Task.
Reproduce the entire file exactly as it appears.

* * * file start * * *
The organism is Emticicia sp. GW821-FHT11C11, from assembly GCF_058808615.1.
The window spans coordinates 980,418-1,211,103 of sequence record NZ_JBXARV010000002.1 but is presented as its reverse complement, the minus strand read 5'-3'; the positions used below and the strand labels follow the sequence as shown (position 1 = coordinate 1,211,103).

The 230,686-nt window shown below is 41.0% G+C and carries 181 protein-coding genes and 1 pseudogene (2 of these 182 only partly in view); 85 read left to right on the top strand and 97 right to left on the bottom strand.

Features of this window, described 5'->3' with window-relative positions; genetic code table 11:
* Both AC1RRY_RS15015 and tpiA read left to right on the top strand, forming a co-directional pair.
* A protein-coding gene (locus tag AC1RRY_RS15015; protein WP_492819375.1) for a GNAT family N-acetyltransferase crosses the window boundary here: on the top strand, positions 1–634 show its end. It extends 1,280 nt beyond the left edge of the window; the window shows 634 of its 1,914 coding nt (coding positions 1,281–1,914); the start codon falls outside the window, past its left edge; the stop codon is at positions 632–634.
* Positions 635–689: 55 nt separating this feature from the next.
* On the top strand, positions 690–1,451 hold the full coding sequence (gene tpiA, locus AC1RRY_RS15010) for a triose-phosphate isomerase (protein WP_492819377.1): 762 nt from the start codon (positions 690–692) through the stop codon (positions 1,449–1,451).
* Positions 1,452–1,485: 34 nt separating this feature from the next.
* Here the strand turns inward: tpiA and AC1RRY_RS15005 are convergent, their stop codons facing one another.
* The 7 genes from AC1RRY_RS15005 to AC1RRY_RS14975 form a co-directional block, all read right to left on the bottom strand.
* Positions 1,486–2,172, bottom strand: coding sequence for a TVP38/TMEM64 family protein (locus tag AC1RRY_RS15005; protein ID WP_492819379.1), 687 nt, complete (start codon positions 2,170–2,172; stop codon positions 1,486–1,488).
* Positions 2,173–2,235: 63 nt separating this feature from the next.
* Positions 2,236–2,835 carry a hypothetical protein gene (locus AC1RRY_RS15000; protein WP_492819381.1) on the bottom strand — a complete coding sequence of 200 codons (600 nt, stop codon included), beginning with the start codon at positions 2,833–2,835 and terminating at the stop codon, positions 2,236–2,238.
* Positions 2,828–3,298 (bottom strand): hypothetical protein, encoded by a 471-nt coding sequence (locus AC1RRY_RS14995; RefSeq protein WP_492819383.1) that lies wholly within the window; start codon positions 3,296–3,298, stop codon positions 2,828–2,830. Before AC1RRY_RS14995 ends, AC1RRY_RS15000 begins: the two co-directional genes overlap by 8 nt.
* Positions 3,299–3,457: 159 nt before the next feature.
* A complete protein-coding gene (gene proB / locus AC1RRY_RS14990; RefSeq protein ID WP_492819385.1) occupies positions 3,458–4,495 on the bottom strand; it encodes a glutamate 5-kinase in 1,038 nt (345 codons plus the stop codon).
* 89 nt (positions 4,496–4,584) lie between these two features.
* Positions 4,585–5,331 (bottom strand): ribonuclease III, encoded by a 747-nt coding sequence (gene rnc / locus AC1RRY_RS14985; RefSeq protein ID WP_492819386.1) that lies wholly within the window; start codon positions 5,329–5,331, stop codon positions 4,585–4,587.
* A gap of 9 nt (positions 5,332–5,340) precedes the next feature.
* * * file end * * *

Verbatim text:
The organism is Emticicia sp. GW821-FHT11C11, from assembly GCF_058808615.1.
The window spans coordinates 980,418-1,211,103 of sequence record NZ_JBXARV010000002.1 but is presented as its reverse complement, the minus strand read 5'-3'; the positions used below and the strand labels follow the sequence as shown (position 1 = coordinate 1,211,103).

The 230,686-nt window shown below is 41.0% G+C and carries 181 protein-coding genes and 1 pseudogene (2 of these 182 only partly in view); 85 read left to right on the top strand and 97 right to left on the bottom strand.

Features of this window, described 5'->3' with window-relative positions; genetic code table 11:
* Both AC1RRY_RS15015 and tpiA read left to right on the top strand, forming a co-directional pair.
* A protein-coding gene (locus tag AC1RRY_RS15015; protein WP_492819375.1) for a GNAT family N-acetyltransferase crosses the window boundary here: on the top strand, positions 1–634 show its end. It extends 1,280 nt beyond the left edge of the window; the window shows 634 of its 1,914 coding nt (coding positions 1,281–1,914); the start codon falls outside the window, past its left edge; the stop codon is at positions 632–634.
* Positions 635–689: 55 nt separating this feature from the next.
* On the top strand, positions 690–1,451 hold the full coding sequence (gene tpiA, locus AC1RRY_RS15010) for a triose-phosphate isomerase (protein WP_492819377.1): 762 nt from the start codon (positions 690–692) through the stop codon (positions 1,449–1,451).
* Positions 1,452–1,485: 34 nt separating this feature from the next.
* Here the strand turns inward: tpiA and AC1RRY_RS15005 are convergent, their stop codons facing one another.
* The 7 genes from AC1RRY_RS15005 to AC1RRY_RS14975 form a co-directional block, all read right to left on the bottom strand.
* Positions 1,486–2,172, bottom strand: coding sequence for a TVP38/TMEM64 family protein (locus tag AC1RRY_RS15005; protein ID WP_492819379.1), 687 nt, complete (start codon positions 2,170–2,172; stop codon positions 1,486–1,488).
* Positions 2,173–2,235: 63 nt separating this feature from the next.
* Positions 2,236–2,835 carry a hypothetical protein gene (locus AC1RRY_RS15000; protein WP_492819381.1) on the bottom strand — a complete coding sequence of 200 codons (600 nt, stop codon included), beginning with the start codon at positions 2,833–2,835 and terminating at the stop codon, positions 2,236–2,238.
* Positions 2,828–3,298 (bottom strand): hypothetical protein, encoded by a 471-nt coding sequence (locus AC1RRY_RS14995; RefSeq protein WP_492819383.1) that lies wholly within the window; start codon positions 3,296–3,298, stop codon positions 2,828–2,830. Before AC1RRY_RS14995 ends, AC1RRY_RS15000 begins: the two co-directional genes overlap by 8 nt.
* Positions 3,299–3,457: 159 nt before the next feature.
* A complete protein-coding gene (gene proB / locus AC1RRY_RS14990; RefSeq protein ID WP_492819385.1) occupies positions 3,458–4,495 on the bottom strand; it encodes a glutamate 5-kinase in 1,038 nt (345 codons plus the stop codon).
* 89 nt (positions 4,496–4,584) lie between these two features.
* Positions 4,585–5,331 (bottom strand): ribonuclease III, encoded by a 747-nt coding sequence (gene rnc / locus AC1RRY_RS14985; RefSeq protein ID WP_492819386.1) that lies wholly within the window; start codon positions 5,329–5,331, stop codon positions 4,585–4,587.
* A gap of 9 nt (positions 5,332–5,340) precedes the next feature.